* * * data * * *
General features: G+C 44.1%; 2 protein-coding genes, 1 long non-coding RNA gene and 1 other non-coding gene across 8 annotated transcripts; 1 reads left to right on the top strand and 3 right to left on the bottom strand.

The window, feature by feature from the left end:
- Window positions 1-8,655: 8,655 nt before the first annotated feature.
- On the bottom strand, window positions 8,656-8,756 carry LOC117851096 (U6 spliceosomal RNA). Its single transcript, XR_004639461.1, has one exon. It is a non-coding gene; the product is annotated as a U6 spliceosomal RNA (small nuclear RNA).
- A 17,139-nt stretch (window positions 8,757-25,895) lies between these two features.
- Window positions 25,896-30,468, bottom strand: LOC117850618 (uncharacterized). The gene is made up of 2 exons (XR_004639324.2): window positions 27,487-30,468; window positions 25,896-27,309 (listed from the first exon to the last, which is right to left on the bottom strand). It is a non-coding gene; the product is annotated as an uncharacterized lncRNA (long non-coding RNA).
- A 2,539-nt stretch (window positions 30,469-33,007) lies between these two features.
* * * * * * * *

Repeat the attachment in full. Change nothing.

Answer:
General features: G+C 44.1%; 2 protein-coding genes, 1 long non-coding RNA gene and 1 other non-coding gene across 8 annotated transcripts; 1 reads left to right on the top strand and 3 right to left on the bottom strand.

The window, feature by feature from the left end:
- Window positions 1-8,655: 8,655 nt before the first annotated feature.
- On the bottom strand, window positions 8,656-8,756 carry LOC117851096 (U6 spliceosomal RNA). Its single transcript, XR_004639461.1, has one exon. It is a non-coding gene; the product is annotated as a U6 spliceosomal RNA (small nuclear RNA).
- A 17,139-nt stretch (window positions 8,757-25,895) lies between these two features.
- Window positions 25,896-30,468, bottom strand: LOC117850618 (uncharacterized). The gene is made up of 2 exons (XR_004639324.2): window positions 27,487-30,468; window positions 25,896-27,309 (listed from the first exon to the last, which is right to left on the bottom strand). It is a non-coding gene; the product is annotated as an uncharacterized lncRNA (long non-coding RNA).
- A 2,539-nt stretch (window positions 30,469-33,007) lies between these two features.